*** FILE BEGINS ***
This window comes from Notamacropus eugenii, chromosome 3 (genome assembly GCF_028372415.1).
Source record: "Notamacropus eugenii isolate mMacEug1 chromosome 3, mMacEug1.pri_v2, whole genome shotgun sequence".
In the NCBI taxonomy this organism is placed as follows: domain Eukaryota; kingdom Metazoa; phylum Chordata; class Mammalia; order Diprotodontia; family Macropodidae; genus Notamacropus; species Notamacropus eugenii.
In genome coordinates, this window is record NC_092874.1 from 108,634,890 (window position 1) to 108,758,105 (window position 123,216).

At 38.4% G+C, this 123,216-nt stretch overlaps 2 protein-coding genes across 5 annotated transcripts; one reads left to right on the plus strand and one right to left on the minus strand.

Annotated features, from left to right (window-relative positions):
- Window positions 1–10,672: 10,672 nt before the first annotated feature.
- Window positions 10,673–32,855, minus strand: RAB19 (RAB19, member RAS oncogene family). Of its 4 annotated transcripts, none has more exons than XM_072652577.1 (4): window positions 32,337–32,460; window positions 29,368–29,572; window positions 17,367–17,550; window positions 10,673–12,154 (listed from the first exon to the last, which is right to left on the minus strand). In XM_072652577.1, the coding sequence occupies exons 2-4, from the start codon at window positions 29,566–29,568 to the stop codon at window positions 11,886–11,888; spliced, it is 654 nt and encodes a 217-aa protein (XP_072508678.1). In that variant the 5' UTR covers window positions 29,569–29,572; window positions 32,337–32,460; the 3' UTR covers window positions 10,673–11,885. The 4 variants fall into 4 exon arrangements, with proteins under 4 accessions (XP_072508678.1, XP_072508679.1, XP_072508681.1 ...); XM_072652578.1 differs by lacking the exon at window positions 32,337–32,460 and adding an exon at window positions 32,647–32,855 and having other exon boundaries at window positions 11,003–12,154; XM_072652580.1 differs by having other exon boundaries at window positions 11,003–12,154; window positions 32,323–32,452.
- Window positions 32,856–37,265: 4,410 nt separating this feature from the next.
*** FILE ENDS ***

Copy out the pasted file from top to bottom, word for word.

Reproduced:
This window comes from Notamacropus eugenii, chromosome 3 (genome assembly GCF_028372415.1).
Source record: "Notamacropus eugenii isolate mMacEug1 chromosome 3, mMacEug1.pri_v2, whole genome shotgun sequence".
In the NCBI taxonomy this organism is placed as follows: domain Eukaryota; kingdom Metazoa; phylum Chordata; class Mammalia; order Diprotodontia; family Macropodidae; genus Notamacropus; species Notamacropus eugenii.
In genome coordinates, this window is record NC_092874.1 from 108,634,890 (window position 1) to 108,758,105 (window position 123,216).

At 38.4% G+C, this 123,216-nt stretch overlaps 2 protein-coding genes across 5 annotated transcripts; one reads left to right on the plus strand and one right to left on the minus strand.

Annotated features, from left to right (window-relative positions):
- Window positions 1–10,672: 10,672 nt before the first annotated feature.
- Window positions 10,673–32,855, minus strand: RAB19 (RAB19, member RAS oncogene family). Of its 4 annotated transcripts, none has more exons than XM_072652577.1 (4): window positions 32,337–32,460; window positions 29,368–29,572; window positions 17,367–17,550; window positions 10,673–12,154 (listed from the first exon to the last, which is right to left on the minus strand). In XM_072652577.1, the coding sequence occupies exons 2-4, from the start codon at window positions 29,566–29,568 to the stop codon at window positions 11,886–11,888; spliced, it is 654 nt and encodes a 217-aa protein (XP_072508678.1). In that variant the 5' UTR covers window positions 29,569–29,572; window positions 32,337–32,460; the 3' UTR covers window positions 10,673–11,885. The 4 variants fall into 4 exon arrangements, with proteins under 4 accessions (XP_072508678.1, XP_072508679.1, XP_072508681.1 ...); XM_072652578.1 differs by lacking the exon at window positions 32,337–32,460 and adding an exon at window positions 32,647–32,855 and having other exon boundaries at window positions 11,003–12,154; XM_072652580.1 differs by having other exon boundaries at window positions 11,003–12,154; window positions 32,323–32,452.
- Window positions 32,856–37,265: 4,410 nt separating this feature from the next.